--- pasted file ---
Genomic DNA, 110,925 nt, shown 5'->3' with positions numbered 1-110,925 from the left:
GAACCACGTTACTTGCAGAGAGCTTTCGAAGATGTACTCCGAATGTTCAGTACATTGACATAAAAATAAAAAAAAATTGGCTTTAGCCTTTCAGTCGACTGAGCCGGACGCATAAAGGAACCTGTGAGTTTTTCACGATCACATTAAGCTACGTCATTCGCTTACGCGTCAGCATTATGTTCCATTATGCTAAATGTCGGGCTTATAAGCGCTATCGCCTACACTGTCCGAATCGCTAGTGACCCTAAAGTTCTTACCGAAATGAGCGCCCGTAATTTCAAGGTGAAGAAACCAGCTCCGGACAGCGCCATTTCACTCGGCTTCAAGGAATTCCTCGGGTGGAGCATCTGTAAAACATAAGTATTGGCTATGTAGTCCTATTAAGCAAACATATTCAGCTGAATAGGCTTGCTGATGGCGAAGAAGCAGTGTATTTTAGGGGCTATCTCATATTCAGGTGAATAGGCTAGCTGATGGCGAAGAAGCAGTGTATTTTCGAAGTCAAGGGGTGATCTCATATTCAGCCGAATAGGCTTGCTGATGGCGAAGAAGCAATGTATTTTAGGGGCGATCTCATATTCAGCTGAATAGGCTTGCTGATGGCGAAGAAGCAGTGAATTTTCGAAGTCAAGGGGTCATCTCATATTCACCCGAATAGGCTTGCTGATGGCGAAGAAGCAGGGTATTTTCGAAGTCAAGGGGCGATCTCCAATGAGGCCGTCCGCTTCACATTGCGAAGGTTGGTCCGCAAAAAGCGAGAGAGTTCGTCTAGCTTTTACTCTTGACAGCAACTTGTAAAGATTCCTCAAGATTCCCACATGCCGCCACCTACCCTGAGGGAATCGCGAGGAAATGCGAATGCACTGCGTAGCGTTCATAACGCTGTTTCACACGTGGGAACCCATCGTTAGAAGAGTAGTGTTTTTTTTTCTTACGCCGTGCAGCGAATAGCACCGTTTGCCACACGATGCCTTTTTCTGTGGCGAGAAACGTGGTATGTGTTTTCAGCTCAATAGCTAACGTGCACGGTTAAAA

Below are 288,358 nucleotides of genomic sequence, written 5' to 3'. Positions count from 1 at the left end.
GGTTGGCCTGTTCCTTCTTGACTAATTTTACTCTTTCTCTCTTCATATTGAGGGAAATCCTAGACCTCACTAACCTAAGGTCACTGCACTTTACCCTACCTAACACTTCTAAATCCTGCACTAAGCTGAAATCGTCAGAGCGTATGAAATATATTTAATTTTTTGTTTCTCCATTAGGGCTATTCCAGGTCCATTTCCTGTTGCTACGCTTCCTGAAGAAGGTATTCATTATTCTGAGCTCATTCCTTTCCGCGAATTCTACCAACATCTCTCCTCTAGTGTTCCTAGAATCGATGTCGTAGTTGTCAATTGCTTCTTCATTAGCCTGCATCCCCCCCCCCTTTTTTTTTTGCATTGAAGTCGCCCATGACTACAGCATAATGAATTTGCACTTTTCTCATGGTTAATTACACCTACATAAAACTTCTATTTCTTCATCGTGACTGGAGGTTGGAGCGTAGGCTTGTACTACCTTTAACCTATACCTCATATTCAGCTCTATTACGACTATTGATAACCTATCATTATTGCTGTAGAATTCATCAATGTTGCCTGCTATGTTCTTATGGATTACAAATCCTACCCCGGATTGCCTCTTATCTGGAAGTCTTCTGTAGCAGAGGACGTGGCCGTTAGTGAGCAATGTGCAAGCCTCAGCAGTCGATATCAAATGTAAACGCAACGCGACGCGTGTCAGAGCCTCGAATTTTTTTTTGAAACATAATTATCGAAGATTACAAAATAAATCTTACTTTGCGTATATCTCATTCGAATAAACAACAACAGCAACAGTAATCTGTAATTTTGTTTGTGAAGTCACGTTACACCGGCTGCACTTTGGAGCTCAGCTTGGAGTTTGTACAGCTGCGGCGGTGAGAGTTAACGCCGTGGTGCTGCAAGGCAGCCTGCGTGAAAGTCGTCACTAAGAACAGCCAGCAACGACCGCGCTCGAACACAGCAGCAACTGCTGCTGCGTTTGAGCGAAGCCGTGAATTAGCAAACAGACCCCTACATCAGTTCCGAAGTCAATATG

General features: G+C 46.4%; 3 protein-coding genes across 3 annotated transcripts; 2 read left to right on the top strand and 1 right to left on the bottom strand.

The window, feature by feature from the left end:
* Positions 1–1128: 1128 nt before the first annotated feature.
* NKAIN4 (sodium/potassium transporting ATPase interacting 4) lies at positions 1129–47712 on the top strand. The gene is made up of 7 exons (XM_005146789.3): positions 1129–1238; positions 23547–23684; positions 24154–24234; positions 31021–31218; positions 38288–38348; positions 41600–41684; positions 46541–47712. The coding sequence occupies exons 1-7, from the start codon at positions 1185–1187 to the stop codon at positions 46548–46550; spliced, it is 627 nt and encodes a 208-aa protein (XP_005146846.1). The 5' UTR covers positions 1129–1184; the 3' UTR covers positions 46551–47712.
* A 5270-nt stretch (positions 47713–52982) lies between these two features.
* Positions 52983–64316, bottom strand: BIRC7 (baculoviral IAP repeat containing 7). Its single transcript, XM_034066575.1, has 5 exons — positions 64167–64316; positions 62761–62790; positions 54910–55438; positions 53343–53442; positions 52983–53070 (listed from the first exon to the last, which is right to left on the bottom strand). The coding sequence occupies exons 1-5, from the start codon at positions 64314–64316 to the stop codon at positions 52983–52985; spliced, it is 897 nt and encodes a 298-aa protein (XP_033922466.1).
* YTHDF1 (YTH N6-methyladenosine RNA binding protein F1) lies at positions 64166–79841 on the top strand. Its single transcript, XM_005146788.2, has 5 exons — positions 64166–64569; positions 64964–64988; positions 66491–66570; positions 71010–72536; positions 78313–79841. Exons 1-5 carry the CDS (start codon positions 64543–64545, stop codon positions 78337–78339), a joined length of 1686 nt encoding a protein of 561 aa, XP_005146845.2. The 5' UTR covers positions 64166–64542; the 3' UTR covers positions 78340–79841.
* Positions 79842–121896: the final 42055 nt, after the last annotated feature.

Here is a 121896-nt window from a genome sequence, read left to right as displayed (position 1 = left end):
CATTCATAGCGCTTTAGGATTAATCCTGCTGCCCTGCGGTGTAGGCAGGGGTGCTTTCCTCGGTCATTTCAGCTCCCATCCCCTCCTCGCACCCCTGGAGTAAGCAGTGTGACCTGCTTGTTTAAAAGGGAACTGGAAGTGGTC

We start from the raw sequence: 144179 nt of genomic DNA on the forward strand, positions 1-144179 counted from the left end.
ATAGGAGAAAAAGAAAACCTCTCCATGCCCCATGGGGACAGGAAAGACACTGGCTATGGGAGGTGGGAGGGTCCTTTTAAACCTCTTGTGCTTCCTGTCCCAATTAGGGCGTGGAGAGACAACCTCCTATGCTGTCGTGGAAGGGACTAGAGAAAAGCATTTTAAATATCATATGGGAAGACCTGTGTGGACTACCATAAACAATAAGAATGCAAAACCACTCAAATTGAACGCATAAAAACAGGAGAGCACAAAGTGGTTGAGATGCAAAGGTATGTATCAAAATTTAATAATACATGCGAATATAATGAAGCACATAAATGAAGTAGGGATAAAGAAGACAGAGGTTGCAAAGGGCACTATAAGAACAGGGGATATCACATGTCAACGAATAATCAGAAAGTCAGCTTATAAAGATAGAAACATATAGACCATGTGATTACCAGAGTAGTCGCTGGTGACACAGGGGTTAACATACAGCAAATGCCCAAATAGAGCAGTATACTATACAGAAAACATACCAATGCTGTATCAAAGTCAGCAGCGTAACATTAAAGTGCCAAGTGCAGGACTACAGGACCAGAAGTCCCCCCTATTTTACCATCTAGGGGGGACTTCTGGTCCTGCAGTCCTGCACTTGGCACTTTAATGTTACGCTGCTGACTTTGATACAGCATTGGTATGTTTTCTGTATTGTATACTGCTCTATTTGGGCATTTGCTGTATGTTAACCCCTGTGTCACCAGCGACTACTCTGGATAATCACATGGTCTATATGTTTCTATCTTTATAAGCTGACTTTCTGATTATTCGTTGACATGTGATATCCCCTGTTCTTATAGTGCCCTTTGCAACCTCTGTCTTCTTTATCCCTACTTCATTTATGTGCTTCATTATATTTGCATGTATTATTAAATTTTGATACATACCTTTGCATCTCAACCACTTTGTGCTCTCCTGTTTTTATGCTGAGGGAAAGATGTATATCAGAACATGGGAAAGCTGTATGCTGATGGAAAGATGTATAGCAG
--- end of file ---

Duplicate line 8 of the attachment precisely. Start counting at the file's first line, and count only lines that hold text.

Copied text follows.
* NKAIN4 (sodium/potassium transporting ATPase interacting 4) lies at positions 1129–47712 on the top strand. The gene is made up of 7 exons (XM_005146789.3): positions 1129–1238; positions 23547–23684; positions 24154–24234; positions 31021–31218; positions 38288–38348; positions 41600–41684; positions 46541–47712. The coding sequence occupies exons 1-7, from the start codon at positions 1185–1187 to the stop codon at positions 46548–46550; spliced, it is 627 nt and encodes a 208-aa protein (XP_005146846.1). The 5' UTR covers positions 1129–1184; the 3' UTR covers positions 46551–47712.